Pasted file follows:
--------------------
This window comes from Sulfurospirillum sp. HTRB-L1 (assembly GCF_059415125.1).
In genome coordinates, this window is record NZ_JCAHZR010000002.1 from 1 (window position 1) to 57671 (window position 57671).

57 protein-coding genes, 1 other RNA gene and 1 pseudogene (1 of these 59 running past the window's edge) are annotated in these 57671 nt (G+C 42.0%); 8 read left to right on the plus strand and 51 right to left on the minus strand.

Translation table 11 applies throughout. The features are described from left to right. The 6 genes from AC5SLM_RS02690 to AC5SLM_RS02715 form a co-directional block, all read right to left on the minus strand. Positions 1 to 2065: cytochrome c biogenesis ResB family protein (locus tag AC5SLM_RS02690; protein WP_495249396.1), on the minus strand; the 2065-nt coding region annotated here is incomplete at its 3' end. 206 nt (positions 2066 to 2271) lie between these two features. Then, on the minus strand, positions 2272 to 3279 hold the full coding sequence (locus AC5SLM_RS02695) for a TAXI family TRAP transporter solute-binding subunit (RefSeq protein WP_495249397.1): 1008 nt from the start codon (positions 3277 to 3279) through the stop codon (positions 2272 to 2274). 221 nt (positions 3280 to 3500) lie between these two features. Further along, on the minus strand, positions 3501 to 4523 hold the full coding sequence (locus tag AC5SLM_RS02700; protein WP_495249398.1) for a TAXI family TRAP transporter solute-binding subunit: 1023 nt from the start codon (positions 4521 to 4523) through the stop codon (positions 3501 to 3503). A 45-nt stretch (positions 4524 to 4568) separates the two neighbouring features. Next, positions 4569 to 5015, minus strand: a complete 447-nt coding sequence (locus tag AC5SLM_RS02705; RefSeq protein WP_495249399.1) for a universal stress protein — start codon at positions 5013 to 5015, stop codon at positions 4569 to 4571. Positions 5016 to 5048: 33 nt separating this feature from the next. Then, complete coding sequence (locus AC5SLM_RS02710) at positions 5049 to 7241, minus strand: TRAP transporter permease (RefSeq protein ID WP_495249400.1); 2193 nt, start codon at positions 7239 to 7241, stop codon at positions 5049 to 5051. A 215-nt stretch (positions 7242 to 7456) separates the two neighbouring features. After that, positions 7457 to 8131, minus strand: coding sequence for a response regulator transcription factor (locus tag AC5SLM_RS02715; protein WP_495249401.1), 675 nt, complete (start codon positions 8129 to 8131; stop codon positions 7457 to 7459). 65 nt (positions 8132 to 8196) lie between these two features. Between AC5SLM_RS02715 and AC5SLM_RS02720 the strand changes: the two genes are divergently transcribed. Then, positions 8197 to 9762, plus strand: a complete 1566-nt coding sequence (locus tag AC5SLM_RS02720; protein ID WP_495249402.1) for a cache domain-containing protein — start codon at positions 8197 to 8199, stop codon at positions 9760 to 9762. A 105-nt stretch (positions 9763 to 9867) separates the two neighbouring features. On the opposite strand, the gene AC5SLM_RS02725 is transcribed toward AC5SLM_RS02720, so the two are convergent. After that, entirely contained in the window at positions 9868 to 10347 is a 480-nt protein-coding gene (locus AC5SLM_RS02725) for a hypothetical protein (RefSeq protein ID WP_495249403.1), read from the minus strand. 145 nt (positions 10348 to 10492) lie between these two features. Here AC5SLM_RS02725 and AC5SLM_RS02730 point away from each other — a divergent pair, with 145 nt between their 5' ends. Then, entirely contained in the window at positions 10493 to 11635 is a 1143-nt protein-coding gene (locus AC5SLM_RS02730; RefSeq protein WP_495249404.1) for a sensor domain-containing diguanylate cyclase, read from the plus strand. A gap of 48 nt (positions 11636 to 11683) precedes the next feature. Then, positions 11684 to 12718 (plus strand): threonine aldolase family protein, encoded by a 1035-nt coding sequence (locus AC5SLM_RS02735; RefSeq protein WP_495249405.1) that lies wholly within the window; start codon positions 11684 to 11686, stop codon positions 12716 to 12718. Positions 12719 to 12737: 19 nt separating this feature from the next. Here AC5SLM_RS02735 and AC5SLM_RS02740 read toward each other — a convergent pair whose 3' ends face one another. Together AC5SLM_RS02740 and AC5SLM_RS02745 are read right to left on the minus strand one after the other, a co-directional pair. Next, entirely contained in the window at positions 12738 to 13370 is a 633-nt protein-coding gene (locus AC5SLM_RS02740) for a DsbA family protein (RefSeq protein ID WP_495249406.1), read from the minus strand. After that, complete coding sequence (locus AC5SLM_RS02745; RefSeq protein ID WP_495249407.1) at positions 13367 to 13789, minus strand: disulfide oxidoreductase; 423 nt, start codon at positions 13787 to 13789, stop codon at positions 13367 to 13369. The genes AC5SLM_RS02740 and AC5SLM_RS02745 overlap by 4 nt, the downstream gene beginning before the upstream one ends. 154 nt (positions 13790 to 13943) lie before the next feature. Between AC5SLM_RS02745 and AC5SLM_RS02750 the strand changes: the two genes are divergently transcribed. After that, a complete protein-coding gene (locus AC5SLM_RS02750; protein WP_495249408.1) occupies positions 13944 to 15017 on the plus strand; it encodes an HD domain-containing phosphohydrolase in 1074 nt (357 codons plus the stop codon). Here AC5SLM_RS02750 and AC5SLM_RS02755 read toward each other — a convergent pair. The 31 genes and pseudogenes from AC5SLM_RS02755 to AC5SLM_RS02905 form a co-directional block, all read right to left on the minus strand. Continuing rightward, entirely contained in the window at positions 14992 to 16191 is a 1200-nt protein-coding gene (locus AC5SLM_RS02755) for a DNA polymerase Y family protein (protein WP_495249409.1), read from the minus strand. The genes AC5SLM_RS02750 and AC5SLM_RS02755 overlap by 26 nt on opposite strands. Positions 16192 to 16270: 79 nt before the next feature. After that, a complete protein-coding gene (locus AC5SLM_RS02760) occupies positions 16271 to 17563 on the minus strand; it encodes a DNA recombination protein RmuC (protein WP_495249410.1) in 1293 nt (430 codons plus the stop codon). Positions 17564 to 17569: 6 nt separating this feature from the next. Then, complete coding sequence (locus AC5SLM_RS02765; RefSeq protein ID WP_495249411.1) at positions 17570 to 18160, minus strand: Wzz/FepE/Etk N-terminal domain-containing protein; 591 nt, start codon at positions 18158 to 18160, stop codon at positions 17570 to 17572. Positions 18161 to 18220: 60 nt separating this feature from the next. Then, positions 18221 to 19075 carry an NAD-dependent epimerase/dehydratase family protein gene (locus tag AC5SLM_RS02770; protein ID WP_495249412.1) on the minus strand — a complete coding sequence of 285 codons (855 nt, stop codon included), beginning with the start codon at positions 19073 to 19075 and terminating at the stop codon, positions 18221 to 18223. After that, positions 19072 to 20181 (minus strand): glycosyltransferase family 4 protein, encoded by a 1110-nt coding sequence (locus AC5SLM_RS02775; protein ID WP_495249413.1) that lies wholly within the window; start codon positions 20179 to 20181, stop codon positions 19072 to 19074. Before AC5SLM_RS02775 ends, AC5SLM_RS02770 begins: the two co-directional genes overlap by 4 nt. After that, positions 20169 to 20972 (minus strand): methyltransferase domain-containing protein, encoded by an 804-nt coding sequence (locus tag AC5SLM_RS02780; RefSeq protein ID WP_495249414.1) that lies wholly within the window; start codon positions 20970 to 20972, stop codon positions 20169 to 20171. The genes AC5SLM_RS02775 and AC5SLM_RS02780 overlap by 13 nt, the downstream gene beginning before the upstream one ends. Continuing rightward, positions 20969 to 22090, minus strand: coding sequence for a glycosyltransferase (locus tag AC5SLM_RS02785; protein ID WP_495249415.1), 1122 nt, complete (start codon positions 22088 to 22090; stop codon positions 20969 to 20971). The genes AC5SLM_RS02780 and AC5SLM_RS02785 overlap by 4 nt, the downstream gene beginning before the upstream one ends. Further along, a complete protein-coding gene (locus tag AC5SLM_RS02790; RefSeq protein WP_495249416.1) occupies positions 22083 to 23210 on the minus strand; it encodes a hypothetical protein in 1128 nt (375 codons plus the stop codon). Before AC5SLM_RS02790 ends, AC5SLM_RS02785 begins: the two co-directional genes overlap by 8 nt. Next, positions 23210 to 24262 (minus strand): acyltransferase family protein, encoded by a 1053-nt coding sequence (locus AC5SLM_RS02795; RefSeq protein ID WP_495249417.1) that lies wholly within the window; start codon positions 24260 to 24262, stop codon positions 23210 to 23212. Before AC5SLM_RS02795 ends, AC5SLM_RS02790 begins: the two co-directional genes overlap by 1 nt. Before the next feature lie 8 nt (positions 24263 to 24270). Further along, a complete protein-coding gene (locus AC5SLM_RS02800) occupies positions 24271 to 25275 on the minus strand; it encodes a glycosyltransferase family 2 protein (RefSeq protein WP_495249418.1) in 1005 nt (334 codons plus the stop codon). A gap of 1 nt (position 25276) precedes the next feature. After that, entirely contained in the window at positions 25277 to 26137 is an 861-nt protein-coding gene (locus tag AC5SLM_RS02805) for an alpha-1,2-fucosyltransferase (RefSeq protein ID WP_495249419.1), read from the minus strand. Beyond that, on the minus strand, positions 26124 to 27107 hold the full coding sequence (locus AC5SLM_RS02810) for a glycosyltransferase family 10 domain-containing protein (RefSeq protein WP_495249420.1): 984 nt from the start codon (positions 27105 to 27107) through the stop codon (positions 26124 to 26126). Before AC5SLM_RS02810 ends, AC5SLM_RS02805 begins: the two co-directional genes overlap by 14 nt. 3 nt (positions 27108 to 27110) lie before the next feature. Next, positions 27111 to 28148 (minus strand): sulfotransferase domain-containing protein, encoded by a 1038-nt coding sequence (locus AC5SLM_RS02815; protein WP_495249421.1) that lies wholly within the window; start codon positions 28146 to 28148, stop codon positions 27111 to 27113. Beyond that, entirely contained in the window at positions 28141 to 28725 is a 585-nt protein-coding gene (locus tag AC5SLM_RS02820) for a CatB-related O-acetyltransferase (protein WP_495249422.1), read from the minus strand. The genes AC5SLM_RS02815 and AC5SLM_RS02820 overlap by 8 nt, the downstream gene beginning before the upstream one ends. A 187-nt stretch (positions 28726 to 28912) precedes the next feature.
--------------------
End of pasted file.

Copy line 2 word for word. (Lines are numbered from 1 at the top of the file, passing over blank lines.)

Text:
In genome coordinates, this window is record NZ_JCAHZR010000002.1 from 1 (window position 1) to 57671 (window position 57671).